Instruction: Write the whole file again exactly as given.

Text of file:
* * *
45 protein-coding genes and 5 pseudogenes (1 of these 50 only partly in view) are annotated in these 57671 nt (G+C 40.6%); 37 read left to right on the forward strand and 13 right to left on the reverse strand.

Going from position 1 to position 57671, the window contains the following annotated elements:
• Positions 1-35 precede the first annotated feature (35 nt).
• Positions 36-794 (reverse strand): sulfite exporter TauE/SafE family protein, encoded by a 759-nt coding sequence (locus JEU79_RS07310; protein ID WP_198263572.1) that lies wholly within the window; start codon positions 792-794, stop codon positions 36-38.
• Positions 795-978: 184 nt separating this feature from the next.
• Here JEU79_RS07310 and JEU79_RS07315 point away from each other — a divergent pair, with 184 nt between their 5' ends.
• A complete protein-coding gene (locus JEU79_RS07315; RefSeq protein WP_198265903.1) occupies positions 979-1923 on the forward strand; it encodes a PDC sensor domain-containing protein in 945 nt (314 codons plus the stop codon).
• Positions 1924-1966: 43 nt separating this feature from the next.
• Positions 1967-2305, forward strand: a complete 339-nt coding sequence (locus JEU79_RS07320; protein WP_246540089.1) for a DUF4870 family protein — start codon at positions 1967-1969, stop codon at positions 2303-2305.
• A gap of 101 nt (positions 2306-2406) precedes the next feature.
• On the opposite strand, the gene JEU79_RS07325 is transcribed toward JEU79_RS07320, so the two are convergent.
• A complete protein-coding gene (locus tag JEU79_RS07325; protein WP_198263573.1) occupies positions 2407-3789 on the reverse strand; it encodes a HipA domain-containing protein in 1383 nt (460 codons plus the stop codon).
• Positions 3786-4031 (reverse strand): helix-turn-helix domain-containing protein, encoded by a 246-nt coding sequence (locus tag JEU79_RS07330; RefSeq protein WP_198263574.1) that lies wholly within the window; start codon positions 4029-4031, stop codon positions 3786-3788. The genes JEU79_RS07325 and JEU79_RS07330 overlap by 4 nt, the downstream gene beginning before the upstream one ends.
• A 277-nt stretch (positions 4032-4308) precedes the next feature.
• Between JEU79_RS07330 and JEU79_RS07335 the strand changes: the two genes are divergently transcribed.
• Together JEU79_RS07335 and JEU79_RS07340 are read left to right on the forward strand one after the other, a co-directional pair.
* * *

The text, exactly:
45 protein-coding genes and 5 pseudogenes (1 of these 50 only partly in view) are annotated in these 57671 nt (G+C 40.6%); 37 read left to right on the forward strand and 13 right to left on the reverse strand.

Going from position 1 to position 57671, the window contains the following annotated elements:
• Positions 1-35 precede the first annotated feature (35 nt).
• Positions 36-794 (reverse strand): sulfite exporter TauE/SafE family protein, encoded by a 759-nt coding sequence (locus JEU79_RS07310; protein ID WP_198263572.1) that lies wholly within the window; start codon positions 792-794, stop codon positions 36-38.
• Positions 795-978: 184 nt separating this feature from the next.
• Here JEU79_RS07310 and JEU79_RS07315 point away from each other — a divergent pair, with 184 nt between their 5' ends.
• A complete protein-coding gene (locus JEU79_RS07315; RefSeq protein WP_198265903.1) occupies positions 979-1923 on the forward strand; it encodes a PDC sensor domain-containing protein in 945 nt (314 codons plus the stop codon).
• Positions 1924-1966: 43 nt separating this feature from the next.
• Positions 1967-2305, forward strand: a complete 339-nt coding sequence (locus JEU79_RS07320; protein WP_246540089.1) for a DUF4870 family protein — start codon at positions 1967-1969, stop codon at positions 2303-2305.
• A gap of 101 nt (positions 2306-2406) precedes the next feature.
• On the opposite strand, the gene JEU79_RS07325 is transcribed toward JEU79_RS07320, so the two are convergent.
• A complete protein-coding gene (locus tag JEU79_RS07325; protein WP_198263573.1) occupies positions 2407-3789 on the reverse strand; it encodes a HipA domain-containing protein in 1383 nt (460 codons plus the stop codon).
• Positions 3786-4031 (reverse strand): helix-turn-helix domain-containing protein, encoded by a 246-nt coding sequence (locus tag JEU79_RS07330; RefSeq protein WP_198263574.1) that lies wholly within the window; start codon positions 4029-4031, stop codon positions 3786-3788. The genes JEU79_RS07325 and JEU79_RS07330 overlap by 4 nt, the downstream gene beginning before the upstream one ends.
• A 277-nt stretch (positions 4032-4308) precedes the next feature.
• Between JEU79_RS07330 and JEU79_RS07335 the strand changes: the two genes are divergently transcribed.
• Together JEU79_RS07335 and JEU79_RS07340 are read left to right on the forward strand one after the other, a co-directional pair.